Old Application Vulnerabilities, Misconfigurations Continue to Haunt

Flaws in legacy applications and configuration blunders still plague organizations, experts say.

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Older application vulnerabilities and long-standing configuration weaknesses are repeatedly haunting organizations, according to penetration testers and security experts, who say the issues are either being ignored or are long forgotten. 

Systems configured with open ports for remote access, easily discoverable application vulnerabilities, and holes in rarely used server components are just a few of the attack vectors that are coveted by penetration testers to gain access into corporate networks. The common issues are well known by white hat hackers and cybercriminals alike, and often lead to embarrassing, high-profile data breaches, says H.D. Moore, CTO of Rapid7 and creator of the Metasploit penetration testing platform.

“If you look at how far we’ve come over the last 25 to 30 years of doing Internet security, we’re still using unencrypted management protocols for the most part,” Moore says.

Since May, Moore has been probing the Internet, scanning for transmission control protocol (TCP) and user datagram protocol (UDP) services, the Internet communication protocols used by a wide variety of devices, applications and servers. During his probe, he found that Port 8080, an alternative communications channel used by Web services, had a lot of application framework admin interfaces and device admin interfaces exposed to the Internet. Proxy gateways, admin interfaces for embedded devices and a lot of network-attached storage (NAS) admin interfaces were all exposed, says Moore, who spoke about the issues he identified at the recent DerbyCon security conference in Louisville, Ky. 

“When new vulnerabilities come out, it’s very fun to watch a small subset of the population patch immediately, and then you see a small section of the populous never patching at all,” Moore says.

Moore discovered over 1,000 clear text passwords exposed to the Internet—passwords that enable anyone to access secure shell servers, databases and retail applications. More than 1.5 million MySQL database management systems were exposed to brute-force password attacks or had default passwords, ripe for any attacker. In all, over 43 million devices were detected that exposed the popular simple network management protocol (SNMP), which provided easy access to routers, addresses and listening ports.

“It’s amazing that something as easy as SNMP, which a lot of vendors will enable on an otherwise totally locked down, patched system, will expose clear text passwords to other servers because you don’t have the services configured properly and no one ever took that into account,” Moore says.

Misconfigured VPNs, poorly deployed encryption and weak and mishandled passwords can be found at just about any firm, says Jamie Gamble, a senior security consultant at Denver-based security firm Accuvant Labs, and who spoke at the SecTor security conference in Toronto, where he discussed the vulnerabilities he commonly exploits during tests with his clients. Gamble, who focuses his time and research into Unix systems, says companies often neglect them because they consider Windows errors a bigger threat.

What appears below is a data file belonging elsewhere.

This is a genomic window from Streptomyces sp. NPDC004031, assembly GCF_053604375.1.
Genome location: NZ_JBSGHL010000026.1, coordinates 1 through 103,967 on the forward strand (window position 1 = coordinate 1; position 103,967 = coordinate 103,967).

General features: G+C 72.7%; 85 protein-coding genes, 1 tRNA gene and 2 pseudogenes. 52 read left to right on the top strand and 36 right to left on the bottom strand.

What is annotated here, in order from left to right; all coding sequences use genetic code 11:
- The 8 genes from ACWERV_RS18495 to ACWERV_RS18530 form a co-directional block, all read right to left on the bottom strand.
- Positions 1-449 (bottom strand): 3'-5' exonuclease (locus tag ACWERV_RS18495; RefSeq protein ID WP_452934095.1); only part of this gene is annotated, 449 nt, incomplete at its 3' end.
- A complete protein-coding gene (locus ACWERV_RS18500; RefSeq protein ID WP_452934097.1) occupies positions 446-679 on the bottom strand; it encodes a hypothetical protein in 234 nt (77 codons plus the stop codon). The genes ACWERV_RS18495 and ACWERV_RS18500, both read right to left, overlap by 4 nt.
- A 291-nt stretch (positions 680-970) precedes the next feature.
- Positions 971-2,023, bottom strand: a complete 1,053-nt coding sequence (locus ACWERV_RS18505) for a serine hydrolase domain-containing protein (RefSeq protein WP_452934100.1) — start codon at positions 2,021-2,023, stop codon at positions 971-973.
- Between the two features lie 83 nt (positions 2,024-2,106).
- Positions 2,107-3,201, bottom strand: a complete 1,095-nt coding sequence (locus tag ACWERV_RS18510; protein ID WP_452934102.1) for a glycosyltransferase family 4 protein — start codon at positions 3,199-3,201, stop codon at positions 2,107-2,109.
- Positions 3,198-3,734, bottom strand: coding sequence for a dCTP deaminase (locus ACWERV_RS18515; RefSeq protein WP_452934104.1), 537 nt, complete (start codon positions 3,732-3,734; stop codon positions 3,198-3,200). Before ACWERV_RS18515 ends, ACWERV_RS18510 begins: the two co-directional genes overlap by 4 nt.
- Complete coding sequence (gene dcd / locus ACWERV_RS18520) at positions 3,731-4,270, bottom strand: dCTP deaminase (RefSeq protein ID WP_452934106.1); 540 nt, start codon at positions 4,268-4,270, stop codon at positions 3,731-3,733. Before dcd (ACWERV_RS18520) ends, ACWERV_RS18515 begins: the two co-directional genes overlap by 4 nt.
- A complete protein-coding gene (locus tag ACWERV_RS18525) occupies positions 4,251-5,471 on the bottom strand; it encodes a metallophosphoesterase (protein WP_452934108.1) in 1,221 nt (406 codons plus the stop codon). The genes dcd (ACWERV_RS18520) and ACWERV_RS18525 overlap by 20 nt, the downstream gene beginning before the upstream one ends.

“I’m using many of the same ways [exploits] that were used in the 1990s,” Gamble says. “Some of the early papers on exploitation can still easily be applied in today’s environments.”

Unix-based systems that provide network authentication could have been configured years ago and easily left with settings that expose a list of user directory passwords to an attacker, Gamble says. Lightweight Directory Access Protocol (LDAP) passwords can often be pulled from regions of memory in a rooted Solaris machine. Even shell password files can be easily cracked.

Network switches are often susceptible to man-in-the-middle attacks. Network auditing and pen testing sniffer tools  have automated the process of carrying out a man-in-the-middle attack, Gamble says. 

“This stuff has been made to be so easy that anyone can do it,” Gamble says. “We now have the automated tools to attack networks with fundamental flaws.”

Grayson Lenik, a security consultant at Chicago-based security firm Trustwave, says he often sees e-commerce companies compromised and thousands of credit cards stolen because of a simple coding error that is vulnerable to a SQL injection attack. Remote file inclusion and directory traversal, both old-style attacks, are also very common, Lenik says. A crafty SQL injection attack, combined with other exploits, can pull out large sums of data, helping cybercriminals get past firewalls, pull up a shell and execute code on a remote server.

“Back-end databases have gotten much more powerful and storage is cheaper, but SQL injection is one thing that hasn’t changed,” Lenik says. “We figured out how to stop much of this in 2000, but I still see it regularly.”

Robert Westervelt is news director of TechTarget’s Security Media Group and SearchSecurity.com. Send comments on this article to feedback@infosecuritymag.com

This was first published in October 2012
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